Uniform Parentage Is Now Law in Rhode Island

by Kilian Melloy

EDGE Staff Reporter

Wednesday July 22, 2020

Life just got a little easier for same-sex parents and families using certain kinds of reproductive health technology in the state of Rhode Island.

Governor Gina Raimondo signed the landmark Rhode Island Uniform Parentage Act into law on July 21, the Providence Journal reports, updating the state's legal views on family by making it easier for people who are not biologically related to their children to access the full slate of parental rights and responsibilities without needing to spend extravagant amounts of time and money in court to obtain those rights.

Noted Raimondo, moments before signing the legislation: "Fundamentally, this is about securing equal rights under the law."

The updated law was passed by both chambers of the Rhode Island General Assembly with near-unanimity. Both the state senate and state house saw only one vote each against the bill.

The new legislation "updates Rhode Island's parentage laws for the first time in close to 50 years," noted local news channel WJAR.

National LGBTA advocacy group GLAD issued a press release summarizing and praising the new law:

The legislation allows LGBTQ couples access to establishing parentage through a simple civil Voluntary Acknowledgment of Parentage, reducing the need for a burdensome, expensive and lengthy co-parent adoption process. It also creates for the first time in Rhode Island an accessible path to parentage for children born through assisted reproduction, as well as protections for children born through surrogacy.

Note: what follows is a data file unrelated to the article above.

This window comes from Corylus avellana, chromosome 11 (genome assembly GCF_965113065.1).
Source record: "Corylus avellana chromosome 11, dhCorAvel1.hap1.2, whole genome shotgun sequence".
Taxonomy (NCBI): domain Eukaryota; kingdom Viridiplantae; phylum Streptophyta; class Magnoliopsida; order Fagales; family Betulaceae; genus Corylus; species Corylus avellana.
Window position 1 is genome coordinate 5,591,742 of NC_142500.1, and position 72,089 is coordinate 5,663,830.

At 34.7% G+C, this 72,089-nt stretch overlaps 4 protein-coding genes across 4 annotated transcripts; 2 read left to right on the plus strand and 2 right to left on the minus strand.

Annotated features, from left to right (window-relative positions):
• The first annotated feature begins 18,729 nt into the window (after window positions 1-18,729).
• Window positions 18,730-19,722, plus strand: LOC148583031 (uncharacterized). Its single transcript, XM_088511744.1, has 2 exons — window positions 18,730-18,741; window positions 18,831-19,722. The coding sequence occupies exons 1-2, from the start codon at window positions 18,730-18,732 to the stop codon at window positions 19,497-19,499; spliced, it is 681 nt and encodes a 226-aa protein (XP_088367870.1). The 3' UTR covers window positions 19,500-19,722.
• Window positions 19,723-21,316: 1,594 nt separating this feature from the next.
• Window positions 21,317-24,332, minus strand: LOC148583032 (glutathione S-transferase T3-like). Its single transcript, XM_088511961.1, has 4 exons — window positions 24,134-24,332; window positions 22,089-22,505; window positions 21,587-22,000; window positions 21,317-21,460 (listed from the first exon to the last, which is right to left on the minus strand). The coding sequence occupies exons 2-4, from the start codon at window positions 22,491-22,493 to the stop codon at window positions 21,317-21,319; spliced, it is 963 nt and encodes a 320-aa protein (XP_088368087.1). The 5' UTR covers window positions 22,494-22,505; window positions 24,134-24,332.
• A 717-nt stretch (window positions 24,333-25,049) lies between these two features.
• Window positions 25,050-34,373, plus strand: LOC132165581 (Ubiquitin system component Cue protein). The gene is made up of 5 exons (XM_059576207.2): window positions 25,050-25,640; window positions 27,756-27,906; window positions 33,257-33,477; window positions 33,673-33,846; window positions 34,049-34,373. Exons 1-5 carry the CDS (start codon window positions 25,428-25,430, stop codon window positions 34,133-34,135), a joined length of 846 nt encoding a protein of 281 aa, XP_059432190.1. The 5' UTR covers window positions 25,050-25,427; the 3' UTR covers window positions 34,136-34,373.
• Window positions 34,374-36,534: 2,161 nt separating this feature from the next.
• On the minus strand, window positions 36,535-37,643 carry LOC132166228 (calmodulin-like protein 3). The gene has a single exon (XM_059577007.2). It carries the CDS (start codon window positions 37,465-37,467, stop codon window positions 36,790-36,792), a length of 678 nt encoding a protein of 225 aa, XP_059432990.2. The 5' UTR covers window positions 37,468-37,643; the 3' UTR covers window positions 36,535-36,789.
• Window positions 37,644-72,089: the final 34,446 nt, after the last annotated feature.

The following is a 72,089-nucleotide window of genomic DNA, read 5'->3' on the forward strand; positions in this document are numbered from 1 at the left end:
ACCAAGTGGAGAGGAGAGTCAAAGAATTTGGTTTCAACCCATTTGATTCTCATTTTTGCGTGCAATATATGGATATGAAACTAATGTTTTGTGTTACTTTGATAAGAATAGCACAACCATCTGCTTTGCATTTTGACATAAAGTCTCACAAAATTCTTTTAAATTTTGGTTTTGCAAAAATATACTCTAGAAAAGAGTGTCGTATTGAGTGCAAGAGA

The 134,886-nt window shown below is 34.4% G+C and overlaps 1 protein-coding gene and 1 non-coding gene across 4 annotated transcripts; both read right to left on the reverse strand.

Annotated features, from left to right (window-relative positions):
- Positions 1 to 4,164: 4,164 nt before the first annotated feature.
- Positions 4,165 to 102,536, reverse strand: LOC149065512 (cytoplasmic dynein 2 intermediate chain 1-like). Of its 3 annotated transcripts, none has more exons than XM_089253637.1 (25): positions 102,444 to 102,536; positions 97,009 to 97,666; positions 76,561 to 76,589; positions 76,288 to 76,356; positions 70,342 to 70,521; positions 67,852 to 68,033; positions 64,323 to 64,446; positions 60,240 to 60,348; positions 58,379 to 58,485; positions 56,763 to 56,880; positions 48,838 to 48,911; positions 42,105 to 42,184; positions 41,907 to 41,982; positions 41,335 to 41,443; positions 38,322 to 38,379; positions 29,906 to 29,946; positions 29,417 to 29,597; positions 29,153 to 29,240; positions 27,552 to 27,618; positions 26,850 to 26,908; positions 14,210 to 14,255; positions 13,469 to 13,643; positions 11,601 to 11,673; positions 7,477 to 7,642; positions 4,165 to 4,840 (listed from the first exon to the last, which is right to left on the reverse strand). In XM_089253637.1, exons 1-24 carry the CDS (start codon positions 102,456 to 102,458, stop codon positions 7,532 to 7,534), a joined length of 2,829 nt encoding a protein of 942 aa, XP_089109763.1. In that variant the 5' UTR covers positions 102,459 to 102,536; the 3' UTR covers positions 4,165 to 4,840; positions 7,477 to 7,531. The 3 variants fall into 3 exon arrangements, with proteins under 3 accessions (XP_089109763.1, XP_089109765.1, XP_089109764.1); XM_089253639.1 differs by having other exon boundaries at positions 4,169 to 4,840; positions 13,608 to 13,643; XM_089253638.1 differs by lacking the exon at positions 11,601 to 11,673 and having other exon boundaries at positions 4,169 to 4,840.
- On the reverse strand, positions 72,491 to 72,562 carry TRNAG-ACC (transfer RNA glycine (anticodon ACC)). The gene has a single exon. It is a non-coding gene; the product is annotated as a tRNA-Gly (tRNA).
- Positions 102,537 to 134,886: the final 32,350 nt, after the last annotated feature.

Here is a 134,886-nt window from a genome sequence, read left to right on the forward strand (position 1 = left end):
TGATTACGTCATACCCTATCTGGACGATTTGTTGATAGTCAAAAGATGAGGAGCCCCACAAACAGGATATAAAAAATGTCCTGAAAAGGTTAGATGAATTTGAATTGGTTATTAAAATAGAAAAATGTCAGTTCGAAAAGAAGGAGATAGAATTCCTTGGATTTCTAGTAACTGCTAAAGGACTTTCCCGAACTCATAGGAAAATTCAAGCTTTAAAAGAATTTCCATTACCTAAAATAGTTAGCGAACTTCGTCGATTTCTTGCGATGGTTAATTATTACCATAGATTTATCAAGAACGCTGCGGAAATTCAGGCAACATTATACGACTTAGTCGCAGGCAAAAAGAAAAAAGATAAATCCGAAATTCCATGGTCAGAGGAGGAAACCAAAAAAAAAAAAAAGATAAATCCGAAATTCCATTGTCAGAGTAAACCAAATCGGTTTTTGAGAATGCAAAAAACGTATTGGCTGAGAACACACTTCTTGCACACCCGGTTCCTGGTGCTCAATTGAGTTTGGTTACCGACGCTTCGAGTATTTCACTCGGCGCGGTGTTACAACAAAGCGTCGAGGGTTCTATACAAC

Said GLAD Senior Staff Attorney Polly Crozier: "By eliminating discriminatory, costly, and invasive barriers and enacting comprehensive parentage reform, Rhode Island has said loud and clear that all children - whether they are born to LGBTQ parents; through assisted reproduction; or surrogacy - deserve to be protected in every jurisdiction by a secure legal connection to their parents."

The release recalled that prior to the new law, mothers and fathers who had not yet completed the adoption process faced barriers in everyday parenting situations such as medical care and picking up their children from school.

Kilian Melloy serves as EDGE Media Network's Assistant Arts Editor. He also reviews theater for WBUR. His professional memberships include the National Lesbian & Gay Journalists Association, the Boston Online Film Critics Association, The Gay and Lesbian Entertainment Critics Association, and the Boston Theater Critics Association's Elliot Norton Awards Committee.

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